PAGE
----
I had heard about Thomas McFadden long before I met him. A group of Israelis I met while trekking to the ancient Incan ruins of Machu Picchu had spoken of him with reverence. An Australian couple had told me about him during an Amazon jungle tour out of Rurrenabaque. Indeed, his fame had spread all the way along the South American backpacking circuit affectionately dubbed by travellers 'the gringo trail', which extends from Tierra del Fuego in Argentina up to Santa Marta in Colombia. The jail in which Thomas was housed was even more famous than he was. I had heard of it as far back as Mexico, even before I'd heard of Thomas. 'When you're in Bolivia, you have to visit the prison,' a blonde Canadian traveller had advised me in all seriousness. 'What for?' I asked. 'It's unbelievable. The inmates have jacuzzis and the Internet, and they grow marijuana on the rooftop.' When I looked at him quizzically, he added, 'It's listed in all the guidebooks. Look it up.' As soon as no one was watching, I pulled out my Lonely Planet guidebook from the bottom of my backpack where it was wrapped in a T-shirt along with my moisturising cream. 'The prison' was el Penal de San Pedro; by all accounts, the world's craziest penitentiary system - where wealthy inmates lived in luxury apartments with their wives and children and ate at restaurants inside the prison. And, as I later learned, Thomas McFadden was its tour guide. As I approached the city of La Paz, talk of Thomas and San Pedro intensified. There were flyers on the noticeboards in the Hostal Austria and Hotel Torino advertising prison tours. The foreign travellers I met talked of almost nothing else. Among their ranks, the best informedwas Uri, a German backpacker with an unkempt beard who had made the dilapidated El Carretero hostel his new home. Uri was an expert on anything to do with South America. His attire was an eclectic assortment of local apparel picked up during his travels: a scarf from Chile, a Peruvian poncho, an imitation Ché Guevara beret and necklaces made from rainforest seeds sold by Brazilian street hippies. He was too tall and skinny for any of it to look right, but somehow he carried it off. The truth was, all these fashion accessories lent him a certain kudos among the other travellers. When I talked to Uri, the basis of Thomas's fame became more apparent: not only was he the prison's tour guide, he was also its resident cocaine dealer. 'The best coke in the world comes from Bolivia,' Uri informed me, sitting up on his stained dormitory mattress in order to light his second joint of the morning. He deliberately directed a stream of smoke my way. 'And the best coke in Bolivia comes from inside San Pedro prison. The inmates manufacture it in laboratories inside.' The fact that convicted drug traffickers could continue their trade from prison would have struck me as ironical in any other country. In Bolivia, it didn't warrant comment. 'So, you know this guy Thomas who does the tours, then?' I asked. 'Of course. He's my main supplier. Why? How much coke do you need?' I liked the way Uri said need instead of want. 'So, how do I get to the prison?' I asked, ignoring his offer. And how do I find Thomas?' 'Just catch a taxi,' he answered, making his way towards the door that hung tentatively by its remaining hinge. 'But don't worry about finding Thomas. He'll find you.'
I set out that very afternoon. Chilly air blanketed the city of La Paz even though the day was beautifully clear and the sun abnormally brilliant. At three thousand, six hundred metres above sea level, the thinner atmosphere imbued the light with a slightly surreal quality. The sky emanated a rarefied, crystalline blue, and everything looked sharper and more in focus. Above the city basin, the snow-capped peaks of Mount Illimani loomed unrealistically close. According to the map, the prison was within walking distance, but I hailed a taxi so as to make no mistake. 'To San Pedro prison,' I ordered the driver in my best Spanish. 'Sí, señor.' He nodded nonchalantly and headed off into the chaotic La Paz traffic with the obligatory dangling plaster statuette of Jesus swinging erratically from his rearview mirror. I wondered whether I had pronounced the destination correctly. Did he not think it a trifle odd that a foreigner would want to visit the prison? We crossed the Prado and, almost immediately, found ourselves hemmed in by traffic. My gaze roamed aimlessly out the window and over the scenes in the street where hawkers threaded through rows of cars, offering bananas, cigarettes and fake leather mobile phone covers to motorists. A stout old woman sat on an upturned box beside her hotplate that milked its power from an illegal cable running down a nearby electricity pole. A young indigenous girl was slowly making her way up the steep hill carrying a baby on her back wrapped in colourful cloth. In her arms she held a heavy bundle of potatoes. She was stooped forward with their weight, but didn't stop to catch her breath. If she lost her momentum, I sensed it might be forever. Through the other window I saw a malnourished young boy, dressed in dirty jeans and rubber sandals made from old tyres, weaving his way lazily around the maze of traffic, half-heartedly offering to wash windscreens. The drivers ignored him, but before the lights changed, he had tipped dirty detergent water on someone's window and begun wiping it without being asked. The driver must have felt guilty and started to search for a few coins just as the lights turned green. A dark-skinned policeman blew his whistle, trying to advance the cars, but none of them could move because the front driver was busy looking for coins for the boy. The policeman kept blowing his whistle and commanding the cars forward. Still, nothing happened. By the time the driver had found some coins, the lights were red again. My driver breathed heavily through his nose. We continued through the traffic. Only a block further up the hill, we rounded a plaza and the driver braked suddenly, interrupting my reverie. 'Aquí no más,' he said, pointing to a large metal gate set in a high, yellow wall. It did not look at all like a prison. We were still in the middle of town. There were no bars, no barbed wire and no signs. 'Are you sure?' I frowned. 'Sí, seguro,' he replied, pointing once more at the building and then holding out his hand to receive payment. 'Fifteen bolivianos, please.' It seemed he now spoke English. I shook my head and smiled to show I had been in the country long enough to know the cost of a taxi ride. 'Six.' 'OK. Thirteen.' Eventually, he dropped his price a further two bolivianos, but he couldn't go any lower than that. Cost cutting in Bolivian schools has resulted in generations of taxi drivers who do not know the numbers one to ten. They learn to count from eleven upwards. I paid him the correct fare and he laughed good-naturedly and then drove off. I was still dubious about whether this was the right place. Apart from two uniformed policemen leaning idly against a metal railing, there was no indication that there was a jail behind those walls. Besides, many buildings in La Paz, even apartment blocks and private businesses, could afford to have state-paid policemen stationed outside. As it turned out, the driver was correct; this was the prison. It was inexplicably situated on prime real estate, occupying an entire block in the city centre and fronting on to the beautiful San Pedro Plaza. As I looked up at the enormous walls again, deliberating on my next move, one of the policemen appeared beside me. 'Tour, yes? You Eengleesh. You American. Prison tour?' He motioned that I should approach the gates. It seemed I was in the right place. However, I baulked until he said something that caught my attention: '¿Necesita a Thomas?' 'Sí, Thomas,' I confirmed, still at a safe distance. He became even more excited and beckoned frantically for me to accompany him. 'Sí. Thomas! No cameras, señor! No fotos,' he advised, leading me inside. The outer gateway opened up into a high-ceilinged, spacious passageway and there, directly in front of me, was another set of gates, this one consisting of vertical bars. On my side of the divide was a wooden table manned by several indolent guards in green uniforms. On the other side, pressed tightly against the metal gate, jostling each other and vying for optimal viewing positions, was a sea of expectant Bolivian prisoners. Scarcely had I time to take in this initial spectacle, before my appearance generat...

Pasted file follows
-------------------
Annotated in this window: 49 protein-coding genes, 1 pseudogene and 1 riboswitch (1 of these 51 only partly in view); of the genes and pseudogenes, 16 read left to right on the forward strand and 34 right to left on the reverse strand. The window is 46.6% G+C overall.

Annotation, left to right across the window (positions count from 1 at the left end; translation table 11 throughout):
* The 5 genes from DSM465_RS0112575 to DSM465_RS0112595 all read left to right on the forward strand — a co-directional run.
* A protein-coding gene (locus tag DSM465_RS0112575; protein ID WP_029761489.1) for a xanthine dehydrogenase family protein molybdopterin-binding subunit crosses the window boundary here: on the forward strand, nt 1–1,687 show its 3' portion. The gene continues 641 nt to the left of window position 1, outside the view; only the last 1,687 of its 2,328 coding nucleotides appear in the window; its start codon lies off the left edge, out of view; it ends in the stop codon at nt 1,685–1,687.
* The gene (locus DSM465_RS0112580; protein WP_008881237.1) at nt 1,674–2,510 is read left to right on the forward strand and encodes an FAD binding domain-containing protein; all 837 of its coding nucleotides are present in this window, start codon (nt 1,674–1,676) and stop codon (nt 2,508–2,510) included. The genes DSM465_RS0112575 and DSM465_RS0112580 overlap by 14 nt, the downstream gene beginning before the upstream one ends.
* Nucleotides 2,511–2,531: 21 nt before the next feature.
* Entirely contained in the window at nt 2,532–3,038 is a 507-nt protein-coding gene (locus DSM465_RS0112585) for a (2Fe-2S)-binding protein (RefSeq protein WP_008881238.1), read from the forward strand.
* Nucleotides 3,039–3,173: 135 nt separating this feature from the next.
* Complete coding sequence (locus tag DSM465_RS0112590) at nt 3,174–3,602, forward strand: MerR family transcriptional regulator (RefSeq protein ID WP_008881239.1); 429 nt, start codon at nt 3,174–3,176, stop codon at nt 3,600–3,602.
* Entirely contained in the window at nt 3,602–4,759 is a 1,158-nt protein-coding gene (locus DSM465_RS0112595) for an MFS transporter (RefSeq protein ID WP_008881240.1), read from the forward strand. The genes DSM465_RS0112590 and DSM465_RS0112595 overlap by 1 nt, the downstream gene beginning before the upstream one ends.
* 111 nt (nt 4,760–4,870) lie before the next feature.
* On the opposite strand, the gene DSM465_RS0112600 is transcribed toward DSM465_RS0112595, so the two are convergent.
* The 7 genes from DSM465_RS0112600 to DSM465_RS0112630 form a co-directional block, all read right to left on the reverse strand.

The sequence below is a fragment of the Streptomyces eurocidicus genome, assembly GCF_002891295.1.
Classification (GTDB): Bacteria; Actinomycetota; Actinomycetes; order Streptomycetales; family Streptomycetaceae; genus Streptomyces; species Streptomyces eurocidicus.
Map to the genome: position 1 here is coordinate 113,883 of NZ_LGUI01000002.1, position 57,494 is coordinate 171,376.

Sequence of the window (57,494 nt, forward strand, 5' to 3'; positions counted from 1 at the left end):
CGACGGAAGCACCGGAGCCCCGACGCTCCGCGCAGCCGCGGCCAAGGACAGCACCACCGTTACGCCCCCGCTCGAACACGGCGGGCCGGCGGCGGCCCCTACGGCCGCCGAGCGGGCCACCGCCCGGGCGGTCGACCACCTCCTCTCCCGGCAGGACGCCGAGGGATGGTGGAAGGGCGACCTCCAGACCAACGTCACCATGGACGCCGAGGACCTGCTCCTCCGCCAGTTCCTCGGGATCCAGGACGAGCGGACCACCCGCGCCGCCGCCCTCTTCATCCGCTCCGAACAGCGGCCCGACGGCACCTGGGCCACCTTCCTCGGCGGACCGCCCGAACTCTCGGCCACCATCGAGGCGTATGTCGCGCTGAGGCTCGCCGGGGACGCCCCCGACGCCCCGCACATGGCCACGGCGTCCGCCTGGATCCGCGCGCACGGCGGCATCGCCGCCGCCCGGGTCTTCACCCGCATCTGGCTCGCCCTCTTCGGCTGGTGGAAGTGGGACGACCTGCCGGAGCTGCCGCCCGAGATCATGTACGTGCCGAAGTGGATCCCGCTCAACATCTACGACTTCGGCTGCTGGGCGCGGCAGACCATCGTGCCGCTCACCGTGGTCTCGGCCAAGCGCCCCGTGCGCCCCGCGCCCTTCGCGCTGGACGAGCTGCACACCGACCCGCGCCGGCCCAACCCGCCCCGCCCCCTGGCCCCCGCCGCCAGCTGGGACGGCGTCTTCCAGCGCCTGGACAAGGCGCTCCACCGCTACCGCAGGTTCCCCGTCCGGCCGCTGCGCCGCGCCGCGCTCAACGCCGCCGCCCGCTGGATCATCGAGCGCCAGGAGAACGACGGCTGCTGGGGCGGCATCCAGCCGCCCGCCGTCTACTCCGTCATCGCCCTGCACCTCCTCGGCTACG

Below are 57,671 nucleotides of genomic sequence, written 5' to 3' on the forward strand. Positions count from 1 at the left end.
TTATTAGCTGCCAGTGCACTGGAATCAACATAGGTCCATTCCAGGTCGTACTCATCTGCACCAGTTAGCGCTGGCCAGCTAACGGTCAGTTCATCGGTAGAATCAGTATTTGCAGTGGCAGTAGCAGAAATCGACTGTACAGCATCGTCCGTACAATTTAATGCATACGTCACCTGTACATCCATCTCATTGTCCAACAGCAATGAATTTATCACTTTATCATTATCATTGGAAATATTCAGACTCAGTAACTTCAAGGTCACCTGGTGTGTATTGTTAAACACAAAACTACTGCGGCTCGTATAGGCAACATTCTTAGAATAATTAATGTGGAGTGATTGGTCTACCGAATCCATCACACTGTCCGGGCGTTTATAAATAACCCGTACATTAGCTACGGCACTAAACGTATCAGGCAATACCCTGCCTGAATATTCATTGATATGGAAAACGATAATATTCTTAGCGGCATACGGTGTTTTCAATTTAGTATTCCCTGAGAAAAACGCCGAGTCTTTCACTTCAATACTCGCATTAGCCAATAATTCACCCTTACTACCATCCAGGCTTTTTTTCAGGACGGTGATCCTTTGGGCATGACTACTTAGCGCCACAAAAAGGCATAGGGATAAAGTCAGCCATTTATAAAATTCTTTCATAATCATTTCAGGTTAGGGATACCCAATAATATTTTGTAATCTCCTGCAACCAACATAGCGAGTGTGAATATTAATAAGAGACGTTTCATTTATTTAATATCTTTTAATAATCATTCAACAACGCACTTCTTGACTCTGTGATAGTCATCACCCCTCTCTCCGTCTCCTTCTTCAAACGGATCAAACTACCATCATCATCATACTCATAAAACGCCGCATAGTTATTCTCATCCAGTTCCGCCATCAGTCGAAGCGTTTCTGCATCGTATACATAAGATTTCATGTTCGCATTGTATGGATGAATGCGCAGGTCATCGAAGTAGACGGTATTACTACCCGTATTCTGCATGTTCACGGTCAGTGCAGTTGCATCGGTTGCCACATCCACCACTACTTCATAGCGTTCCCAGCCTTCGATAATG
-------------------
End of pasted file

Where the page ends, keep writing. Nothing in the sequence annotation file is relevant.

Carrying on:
"Sobre este título" puede pertenecer a otra edición de este libro.
Descripción Pan, 2004. Paperback. Estado de conservación: New. Nº de ref. de la librería ABC658792
Descripción Pan, 2004. Paperback. Estado de conservación: New. No.1 BESTSELLERS - great prices, friendly customer service â€" all orders are dispatched next working day. Nº de ref. de la librería mon0000512255
Descripción Macmillan New Writing, 2004. Paperback. Estado de conservación: Brand New. 384 pages. In Stock. Nº de ref. de la librería zk0330419587
Descripción Pan, 2004. Paperback. Estado de conservación: New. Brand new book. Fast shipping form our UK warehouse in eco-friendly packaging. Fast, efficient and friendly customer service. Nº de ref. de la librería 9780330419581N
Descripción Pan Books, 2004. Paperback. Estado de conservación: New. Nº de ref. de la librería P110330419587
Descripción Pan, 2004. Taschenbuch. Estado de conservación: Neu. Neu Neuware, Importqualität, auf Lager, Versand per Büchersendung - MARCHING POWDER is the story of Thomas McFadden, a small-time English drug smuggler who was arrested in Bolivia and thrown inside the notorious San Pedro prison. He found himself in a bizarre world, the prison reflecting all that is wrong with South American society. Prisoners have to pay an entrance fee and buy their own cells (the alternative is to sleep outside and die of exposure), prisoners' wives and children often live inside too, high quality cocaine is manufactured and sold from the prison. 384 pp. Englisch. Nº de ref. de la librería INF1000424024